Final
We 03/21 Assignment 05 Response

Final Assignment

·     Develop a longer interpretive multimedia essay about a work, activity, event, critic, curator, historical phenomenon, or other topic related to cultural criticism and the contemporary museum. Imagine your essay as a “feature” article or long review, roughly 2000-3000 words but also could be fewer words and more video or audio or use of images other modes of critical analysis/communication. Select something of interest to you, a topic that you wish to spend time investigating. For instance, your essay can be a focused historical study of a particular critic or a time period or it can be a more theoretical exploration of contemporary criticism, it can draw upon and compare readings from our syllabus or branch out to new readings and materials, it can focus on the MCA or Block or it can reach toward other institutions and contexts. You need not aim for breadth in your final assignment, but rather substantive inquiry based on close readings that inform an argument about a particular aspect of cultural criticism. Think carefully about how to unfold your argument and evidence effectively in the digital framework through multimedia and design elements. Consider how your voice and style enhance the interpretation you seek to make—how does the form of your essay fit the content? You may consult with the instructor over the course of the quarter to conceptualize and hone your final essay into successful content and form. Remember to select Assignment category, add a featured images, and add any relevant tags. Post on WordPress.

   

Evaluation

5 assignment posts (50%)

  • Original post of cultural criticism. See rubric and assignment instructions.

5 assignment responses (15%)

  • At least one substantive and thoughtful comment on a fellow classmate’s post. Be critical, ask questions, respond meaningfully, but do so constructively and supportively.

1 final assignment (20%)

  • See rubric and assignment instructions.

Class participation (15%)

  • Please come to seminar meetings prepared to discuss the following: What is the most important point you learned from today’s materials? What is the most important question you have about today’s materials?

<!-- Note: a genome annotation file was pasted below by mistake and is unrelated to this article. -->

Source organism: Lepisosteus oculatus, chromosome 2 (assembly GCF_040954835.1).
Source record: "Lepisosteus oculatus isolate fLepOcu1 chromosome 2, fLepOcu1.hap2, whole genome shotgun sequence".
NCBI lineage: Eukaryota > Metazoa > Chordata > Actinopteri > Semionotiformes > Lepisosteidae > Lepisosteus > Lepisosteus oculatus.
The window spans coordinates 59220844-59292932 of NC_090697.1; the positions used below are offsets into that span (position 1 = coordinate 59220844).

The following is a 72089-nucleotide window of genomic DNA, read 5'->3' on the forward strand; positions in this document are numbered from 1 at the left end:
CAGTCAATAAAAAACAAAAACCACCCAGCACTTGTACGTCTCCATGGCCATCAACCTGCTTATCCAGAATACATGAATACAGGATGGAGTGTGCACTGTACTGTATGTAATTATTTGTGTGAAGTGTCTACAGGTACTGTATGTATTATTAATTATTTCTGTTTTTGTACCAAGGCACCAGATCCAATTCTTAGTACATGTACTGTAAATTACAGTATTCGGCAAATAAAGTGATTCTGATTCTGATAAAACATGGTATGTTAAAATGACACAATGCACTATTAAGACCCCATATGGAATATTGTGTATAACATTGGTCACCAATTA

• Please attend museum visits prepared to ask our hosts questions and prepared to engage fully with what you view at museums.

Each student will receive a short midterm evaluation, detailed evaluation of final project, and final term evaluation in the course.

Assignments: Students must complete all assignments to pass the course. Your task is to develop effective and compelling evidence-based arguments informed by close attention to what you observe or witness and enhanced by your attention to history.

Rubric: Your essays (when called for in assignments) must be well written in order to communicate a convincing, compelling, and precise argument that is driven by our description of and analysis of meaning in materials drawn from the course (and other sources if needed). Evaluation is based on the following rubric: (1) presence of an articulated argument, (2) presence of evidence, (3) compelling and precise connection of evidence to argument by comparing and contrasting details and their significance, (4) logical flow and grace of prose: an effective opening introduction; the presence of clear topic sentences; the presence of effective transitions from one part of the assignment to the next; a compelling conclusion, (5) effective use of multimedia and digital elements (weight given to experimentation and innovation).